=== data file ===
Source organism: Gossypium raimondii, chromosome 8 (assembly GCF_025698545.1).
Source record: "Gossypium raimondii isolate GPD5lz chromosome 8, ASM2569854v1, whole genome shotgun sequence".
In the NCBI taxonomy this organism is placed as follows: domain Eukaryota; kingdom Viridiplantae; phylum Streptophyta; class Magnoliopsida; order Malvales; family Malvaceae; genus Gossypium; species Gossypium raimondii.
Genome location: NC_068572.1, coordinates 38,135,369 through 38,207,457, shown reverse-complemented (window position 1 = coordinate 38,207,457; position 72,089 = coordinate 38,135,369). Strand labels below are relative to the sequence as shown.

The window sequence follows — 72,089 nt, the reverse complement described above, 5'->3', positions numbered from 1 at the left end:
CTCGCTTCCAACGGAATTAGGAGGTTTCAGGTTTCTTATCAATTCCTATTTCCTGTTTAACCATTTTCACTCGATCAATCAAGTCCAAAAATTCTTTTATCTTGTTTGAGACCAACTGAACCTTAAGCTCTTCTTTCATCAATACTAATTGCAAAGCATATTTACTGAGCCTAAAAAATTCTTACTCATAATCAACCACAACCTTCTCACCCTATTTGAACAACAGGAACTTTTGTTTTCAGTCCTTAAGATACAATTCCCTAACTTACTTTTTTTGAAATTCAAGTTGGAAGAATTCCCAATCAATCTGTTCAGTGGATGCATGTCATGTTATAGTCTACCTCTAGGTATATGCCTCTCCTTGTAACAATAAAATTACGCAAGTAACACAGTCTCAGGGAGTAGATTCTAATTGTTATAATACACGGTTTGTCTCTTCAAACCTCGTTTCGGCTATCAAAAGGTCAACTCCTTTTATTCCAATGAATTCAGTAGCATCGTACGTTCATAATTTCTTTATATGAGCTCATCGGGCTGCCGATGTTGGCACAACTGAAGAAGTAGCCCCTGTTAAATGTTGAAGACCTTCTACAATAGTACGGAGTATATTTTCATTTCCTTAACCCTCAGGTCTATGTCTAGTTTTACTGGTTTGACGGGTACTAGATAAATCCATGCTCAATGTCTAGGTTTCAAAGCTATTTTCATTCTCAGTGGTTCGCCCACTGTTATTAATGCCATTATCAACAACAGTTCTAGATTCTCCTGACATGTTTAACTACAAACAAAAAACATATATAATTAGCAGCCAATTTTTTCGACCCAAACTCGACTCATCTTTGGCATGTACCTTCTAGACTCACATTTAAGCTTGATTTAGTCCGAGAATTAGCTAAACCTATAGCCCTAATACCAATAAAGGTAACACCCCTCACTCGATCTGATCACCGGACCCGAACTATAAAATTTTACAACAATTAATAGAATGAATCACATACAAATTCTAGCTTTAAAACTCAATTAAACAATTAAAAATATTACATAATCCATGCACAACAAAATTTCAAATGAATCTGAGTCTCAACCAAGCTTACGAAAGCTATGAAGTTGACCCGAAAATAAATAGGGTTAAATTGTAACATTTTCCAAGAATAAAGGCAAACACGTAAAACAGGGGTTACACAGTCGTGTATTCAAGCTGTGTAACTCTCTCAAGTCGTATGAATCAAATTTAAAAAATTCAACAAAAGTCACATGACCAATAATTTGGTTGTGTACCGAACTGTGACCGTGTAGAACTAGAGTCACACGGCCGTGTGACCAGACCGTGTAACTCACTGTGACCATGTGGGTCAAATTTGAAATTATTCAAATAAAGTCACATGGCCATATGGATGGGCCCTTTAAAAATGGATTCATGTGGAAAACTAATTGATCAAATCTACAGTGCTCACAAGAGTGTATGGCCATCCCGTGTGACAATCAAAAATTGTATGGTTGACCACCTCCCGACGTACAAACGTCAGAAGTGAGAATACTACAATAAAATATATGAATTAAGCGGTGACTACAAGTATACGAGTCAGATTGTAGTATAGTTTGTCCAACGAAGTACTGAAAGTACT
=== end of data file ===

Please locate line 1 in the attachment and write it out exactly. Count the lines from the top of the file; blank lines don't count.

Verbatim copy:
Source organism: Gossypium raimondii, chromosome 8 (assembly GCF_025698545.1).